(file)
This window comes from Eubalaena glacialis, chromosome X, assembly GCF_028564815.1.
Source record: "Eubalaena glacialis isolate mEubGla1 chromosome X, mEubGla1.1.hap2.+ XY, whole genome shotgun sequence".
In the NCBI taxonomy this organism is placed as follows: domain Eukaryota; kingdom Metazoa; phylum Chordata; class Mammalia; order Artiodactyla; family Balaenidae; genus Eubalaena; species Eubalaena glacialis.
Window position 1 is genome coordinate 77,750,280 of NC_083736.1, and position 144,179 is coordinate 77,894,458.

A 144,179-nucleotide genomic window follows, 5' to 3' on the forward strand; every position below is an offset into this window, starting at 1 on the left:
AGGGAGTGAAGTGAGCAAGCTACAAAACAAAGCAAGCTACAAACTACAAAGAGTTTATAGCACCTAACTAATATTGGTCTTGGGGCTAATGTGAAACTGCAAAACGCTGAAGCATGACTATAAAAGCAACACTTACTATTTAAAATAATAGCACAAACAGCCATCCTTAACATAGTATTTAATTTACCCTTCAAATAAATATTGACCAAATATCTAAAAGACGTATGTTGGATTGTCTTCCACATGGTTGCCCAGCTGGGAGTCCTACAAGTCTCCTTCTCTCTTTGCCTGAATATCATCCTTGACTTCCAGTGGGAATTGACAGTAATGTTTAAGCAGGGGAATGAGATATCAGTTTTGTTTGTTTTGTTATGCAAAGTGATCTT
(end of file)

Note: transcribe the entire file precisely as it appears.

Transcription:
This window comes from Eubalaena glacialis, chromosome X, assembly GCF_028564815.1.
Source record: "Eubalaena glacialis isolate mEubGla1 chromosome X, mEubGla1.1.hap2.+ XY, whole genome shotgun sequence".
In the NCBI taxonomy this organism is placed as follows: domain Eukaryota; kingdom Metazoa; phylum Chordata; class Mammalia; order Artiodactyla; family Balaenidae; genus Eubalaena; species Eubalaena glacialis.
Window position 1 is genome coordinate 77,750,280 of NC_083736.1, and position 144,179 is coordinate 77,894,458.

A 144,179-nucleotide genomic window follows, 5' to 3' on the forward strand; every position below is an offset into this window, starting at 1 on the left:
AGGGAGTGAAGTGAGCAAGCTACAAAACAAAGCAAGCTACAAACTACAAAGAGTTTATAGCACCTAACTAATATTGGTCTTGGGGCTAATGTGAAACTGCAAAACGCTGAAGCATGACTATAAAAGCAACACTTACTATTTAAAATAATAGCACAAACAGCCATCCTTAACATAGTATTTAATTTACCCTTCAAATAAATATTGACCAAATATCTAAAAGACGTATGTTGGATTGTCTTCCACATGGTTGCCCAGCTGGGAGTCCTACAAGTCTCCTTCTCTCTTTGCCTGAATATCATCCTTGACTTCCAGTGGGAATTGACAGTAATGTTTAAGCAGGGGAATGAGATATCAGTTTTGTTTGTTTTGTTATGCAAAGTGATCTT